It's a reality today that about half of all marriages end in divorce and three out of every four people who get divorced will marry again. This means millions of new stepfamilies are formed each year. Sometimes the transition is pretty easy. But many times, families have trouble adjusting to the new living arrangements, rules, and relationships.
Dealing with stepparents and the changes that come with them can be complex, and sometimes frustrating. But taking time to build a good relationship with your stepparent can help you and your family.
Eating disorders are not uncommon among teens. Take "Kerri" (not her real name) for example. Upset with a sudden weight gain, the 15-year-old forced herself to throw up after eating her school lunch. It seemed harmless. After all, most of the kids at her lunch table had done it before, and they seemed OK.
Then, after doing it five times, and then 10, Kerri had a new ritual of vomiting right after eating. She did it at school and then again at home. No one knew -- until Thanksgiving. She had eaten...
A stepfamily is a family in which one parent has children that are not related to the other parent. Sometimes, both parents have their own children from a previous marriage or relationship. Other times, only one parent already has children.
Stepfamilies can be complex because the children may live with one biological parent and visit their other biological parent, or live with each biological parent part of the time.
Adjusting to a New Stepparent
Building any relationship takes time and effort. Don't expect to be best friends with your new stepparent overnight. If you and your stepparent have similar interests, and personalities that work well together, it may take less time to adjust. But relationships with stepparents can be complicated because they may be "part friend" and "part parent."
Getting used to the balance between the friend and parent parts can take awhile. Don't be disappointed if it the adjustment takes longer than you thought. Over time, you and your stepparent will both adjust to the new situation.
Does a Stepparent Replace My Biological Parent?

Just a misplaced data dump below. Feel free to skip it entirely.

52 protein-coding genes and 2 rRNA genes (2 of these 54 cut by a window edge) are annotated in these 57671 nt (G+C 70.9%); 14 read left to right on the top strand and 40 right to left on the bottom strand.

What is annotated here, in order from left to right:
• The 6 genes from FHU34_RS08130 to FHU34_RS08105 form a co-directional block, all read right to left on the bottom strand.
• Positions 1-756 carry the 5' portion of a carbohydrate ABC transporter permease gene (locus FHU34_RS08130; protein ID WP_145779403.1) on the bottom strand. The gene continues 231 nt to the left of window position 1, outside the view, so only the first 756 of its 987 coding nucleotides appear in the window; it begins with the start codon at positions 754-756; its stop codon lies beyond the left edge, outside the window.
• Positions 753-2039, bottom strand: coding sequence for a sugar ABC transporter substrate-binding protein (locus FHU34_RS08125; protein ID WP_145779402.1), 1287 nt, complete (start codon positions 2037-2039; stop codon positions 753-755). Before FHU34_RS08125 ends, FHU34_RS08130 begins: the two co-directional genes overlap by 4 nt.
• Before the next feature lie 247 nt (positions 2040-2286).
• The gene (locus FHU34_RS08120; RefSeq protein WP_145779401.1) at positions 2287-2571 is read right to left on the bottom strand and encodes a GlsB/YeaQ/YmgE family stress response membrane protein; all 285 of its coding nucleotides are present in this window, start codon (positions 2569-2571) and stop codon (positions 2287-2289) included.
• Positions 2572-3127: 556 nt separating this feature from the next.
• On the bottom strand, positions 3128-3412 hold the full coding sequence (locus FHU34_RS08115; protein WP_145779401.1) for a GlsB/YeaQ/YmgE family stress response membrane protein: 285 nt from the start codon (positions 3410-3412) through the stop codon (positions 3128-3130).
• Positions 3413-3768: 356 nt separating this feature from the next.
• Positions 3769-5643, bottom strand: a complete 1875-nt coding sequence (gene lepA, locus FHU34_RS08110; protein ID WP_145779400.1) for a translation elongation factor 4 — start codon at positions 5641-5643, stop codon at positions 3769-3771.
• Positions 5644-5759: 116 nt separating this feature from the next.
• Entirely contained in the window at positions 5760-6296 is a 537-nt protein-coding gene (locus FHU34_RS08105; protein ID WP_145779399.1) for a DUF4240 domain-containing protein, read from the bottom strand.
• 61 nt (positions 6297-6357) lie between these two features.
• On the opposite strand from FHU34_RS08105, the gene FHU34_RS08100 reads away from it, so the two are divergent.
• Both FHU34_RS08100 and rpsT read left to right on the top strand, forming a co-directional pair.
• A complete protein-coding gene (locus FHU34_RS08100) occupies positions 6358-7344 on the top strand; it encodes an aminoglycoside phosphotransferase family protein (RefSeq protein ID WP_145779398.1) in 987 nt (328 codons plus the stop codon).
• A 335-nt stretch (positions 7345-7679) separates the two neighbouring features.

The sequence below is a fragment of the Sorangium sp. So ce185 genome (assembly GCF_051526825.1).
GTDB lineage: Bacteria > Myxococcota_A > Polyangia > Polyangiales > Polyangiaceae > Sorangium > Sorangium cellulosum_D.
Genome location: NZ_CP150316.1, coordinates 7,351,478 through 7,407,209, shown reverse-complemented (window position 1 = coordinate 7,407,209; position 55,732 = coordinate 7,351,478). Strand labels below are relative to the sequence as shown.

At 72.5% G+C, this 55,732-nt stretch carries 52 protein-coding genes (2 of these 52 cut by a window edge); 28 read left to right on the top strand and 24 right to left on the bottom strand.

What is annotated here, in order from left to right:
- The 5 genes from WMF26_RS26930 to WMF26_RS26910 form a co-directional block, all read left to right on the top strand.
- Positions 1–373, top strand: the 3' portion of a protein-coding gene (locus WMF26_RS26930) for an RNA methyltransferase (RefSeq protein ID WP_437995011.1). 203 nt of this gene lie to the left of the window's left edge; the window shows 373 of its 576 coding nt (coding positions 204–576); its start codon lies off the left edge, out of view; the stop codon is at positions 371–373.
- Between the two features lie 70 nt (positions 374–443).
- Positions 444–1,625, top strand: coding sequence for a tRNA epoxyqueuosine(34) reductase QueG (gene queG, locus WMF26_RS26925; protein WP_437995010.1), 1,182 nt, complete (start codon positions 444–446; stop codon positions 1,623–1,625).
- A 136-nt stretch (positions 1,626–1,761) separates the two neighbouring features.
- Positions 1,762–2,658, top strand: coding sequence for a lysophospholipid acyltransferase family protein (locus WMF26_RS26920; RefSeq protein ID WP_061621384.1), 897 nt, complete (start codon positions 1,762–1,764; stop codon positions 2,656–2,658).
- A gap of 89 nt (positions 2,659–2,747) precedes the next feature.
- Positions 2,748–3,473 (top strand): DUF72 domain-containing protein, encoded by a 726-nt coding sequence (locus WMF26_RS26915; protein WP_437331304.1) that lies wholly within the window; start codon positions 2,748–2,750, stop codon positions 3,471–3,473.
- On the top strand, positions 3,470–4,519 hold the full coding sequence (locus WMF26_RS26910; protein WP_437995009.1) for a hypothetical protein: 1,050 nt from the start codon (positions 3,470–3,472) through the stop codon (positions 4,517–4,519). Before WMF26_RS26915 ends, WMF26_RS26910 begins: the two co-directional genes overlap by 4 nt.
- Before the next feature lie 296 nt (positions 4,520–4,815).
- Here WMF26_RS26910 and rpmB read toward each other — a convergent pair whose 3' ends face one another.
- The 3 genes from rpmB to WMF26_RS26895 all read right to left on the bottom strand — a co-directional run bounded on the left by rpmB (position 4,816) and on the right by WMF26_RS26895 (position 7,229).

Your stepparent and biological parent are different people. And, the relationship with your stepparent will develop at a different point in your life than your relationship with your biological parent.
Because of these differences, your relationship with your stepparent will not be the same as that with your biological parent, even though their parenting roles may be similar.
What if My New Stepparent Has Different Rules?
Adjusting to new rules is a common problem for stepfamilies. Because your stepparent brings different experiences to the family than your biological parent, he or she may have different opinions and expectations. Your stepparent may expect you to be more responsible, have good table manners, be louder, be quieter, or many other things.
While you may think some of these new rules are worse than the ones you're used to, most likely they are just new to you. Your stepparent may even have some rules that you like better.
If you don't like a particular rule, it probably won't help to tell your stepparent that it is a bad rule. It may be helpful to tell your stepparent that the rule is different, and you are having trouble adjusting to it. Try to work out rules on which both you and your stepparent can agree.
Remember, throughout your life, you will have to adjust to new rules from time to time. This will happen when you live in a college or military dormitory, with roommates or a spouse. Learning to adjust to others and their expectations and to negotiate with them is an important part of becoming an adult.